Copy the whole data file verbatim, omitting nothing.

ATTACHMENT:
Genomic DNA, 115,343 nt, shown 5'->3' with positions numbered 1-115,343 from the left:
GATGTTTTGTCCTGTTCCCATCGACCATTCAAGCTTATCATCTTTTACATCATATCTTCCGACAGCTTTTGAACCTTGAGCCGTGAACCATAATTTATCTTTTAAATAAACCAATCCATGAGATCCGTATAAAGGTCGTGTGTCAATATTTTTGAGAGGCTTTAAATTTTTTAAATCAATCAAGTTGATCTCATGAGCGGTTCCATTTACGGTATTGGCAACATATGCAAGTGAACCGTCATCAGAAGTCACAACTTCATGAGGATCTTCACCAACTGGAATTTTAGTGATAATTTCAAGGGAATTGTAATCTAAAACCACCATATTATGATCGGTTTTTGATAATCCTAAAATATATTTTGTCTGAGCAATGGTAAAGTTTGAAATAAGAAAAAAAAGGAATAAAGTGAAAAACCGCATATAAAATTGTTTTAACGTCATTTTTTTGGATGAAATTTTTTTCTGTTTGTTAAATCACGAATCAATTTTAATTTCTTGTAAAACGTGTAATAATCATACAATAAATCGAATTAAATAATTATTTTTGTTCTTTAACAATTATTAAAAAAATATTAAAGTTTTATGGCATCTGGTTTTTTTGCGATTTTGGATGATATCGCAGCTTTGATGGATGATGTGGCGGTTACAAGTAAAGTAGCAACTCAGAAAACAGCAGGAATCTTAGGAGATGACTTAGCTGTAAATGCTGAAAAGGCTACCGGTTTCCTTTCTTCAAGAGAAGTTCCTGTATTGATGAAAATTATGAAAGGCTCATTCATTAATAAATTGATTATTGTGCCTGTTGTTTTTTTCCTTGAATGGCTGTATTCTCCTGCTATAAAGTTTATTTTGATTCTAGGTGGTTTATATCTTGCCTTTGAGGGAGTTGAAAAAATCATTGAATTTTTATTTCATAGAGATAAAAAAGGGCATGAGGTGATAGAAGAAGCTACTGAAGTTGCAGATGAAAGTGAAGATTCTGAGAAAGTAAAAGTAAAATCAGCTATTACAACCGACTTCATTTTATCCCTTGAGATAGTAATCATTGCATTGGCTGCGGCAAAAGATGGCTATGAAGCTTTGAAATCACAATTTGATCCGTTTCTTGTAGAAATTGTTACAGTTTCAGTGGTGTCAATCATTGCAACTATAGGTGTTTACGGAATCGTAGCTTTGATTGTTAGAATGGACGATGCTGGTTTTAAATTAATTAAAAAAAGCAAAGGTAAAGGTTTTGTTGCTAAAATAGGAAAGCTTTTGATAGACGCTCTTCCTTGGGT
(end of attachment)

Genomic DNA, 115,343 nt, shown 5'->3' with positions numbered 1-115,343 from the left:
GATGTTTTGTCCTGTTCCCATCGACCATTCAAGCTTATCATCTTTTACATCATATCTTCCGACAGCTTTTGAACCTTGAGCCGTGAACCATAATTTATCTTTTAAATAAACCAATCCATGAGATCCGTATAAAGGTCGTGTGTCAATATTTTTGAGAGGCTTTAAATTTTTTAAATCAATCAAGTTGATCTCATGAGCGGTTCCATTTACGGTATTGGCAACATATGCAAGTGAACCGTCATCAGAAGTCACAACTTCATGAGGATCTTCACCAACTGGAATTTTAGTGATAATTTCAAGGGAATTGTAATCTAAAACCACCATATTATGATCGGTTTTTGATAATCCTAAAATATATTTTGTCTGAGCAATGGTAAAGTTTGAAATAAGAAAAAAAAGGAATAAAGTGAAAAACCGCATATAAAATTGTTTTAACGTCATTTTTTTGGATGAAATTTTTTTCTGTTTGTTAAATCACGAATCAATTTTAATTTCTTGTAAAACGTGTAATAATCATACAATAAATCGAATTAAATAATTATTTTTGTTCTTTAACAATTATTAAAAAAATATTAAAGTTTTATGGCATCTGGTTTTTTTGCGATTTTGGATGATATCGCAGCTTTGATGGATGATGTGGCGGTTACAAGTAAAGTAGCAACTCAGAAAACAGCAGGAATCTTAGGAGATGACTTAGCTGTAAATGCTGAAAAGGCTACCGGTTTCCTTTCTTCAAGAGAAGTTCCTGTATTGATGAAAATTATGAAAGGCTCATTCATTAATAAATTGATTATTGTGCCTGTTGTTTTTTTCCTTGAATGGCTGTATTCTCCTGCTATAAAGTTTATTTTGATTCTAGGTGGTTTATATCTTGCCTTTGAGGGAGTTGAAAAAATCATTGAATTTTTATTTCATAGAGATAAAAAAGGGCATGAGGTGATAGAAGAAGCTACTGAAGTTGCAGATGAAAGTGAAGATTCTGAGAAAGTAAAAGTAAAATCAGCTATTACAACCGACTTCATTTTATCCCTTGAGATAGTAATCATTGCATTGGCTGCGGCAAAAGATGGCTATGAAGCTTTGAAATCACAATTTGATCCGTTTCTTGTAGAAATTGTTACAGTTTCAGTGGTGTCAATCATTGCAACTATAGGTGTTTACGGAATCGTAGCTTTGATTGTTAGAATGGACGATGCTGGTTTTAAATTAATTAAAAAAAGCAAAGGTAAAGGTTTTGTTGCTAAAATAGGAAAGCTTTTGATAGACGCTCTTCCTTGGGT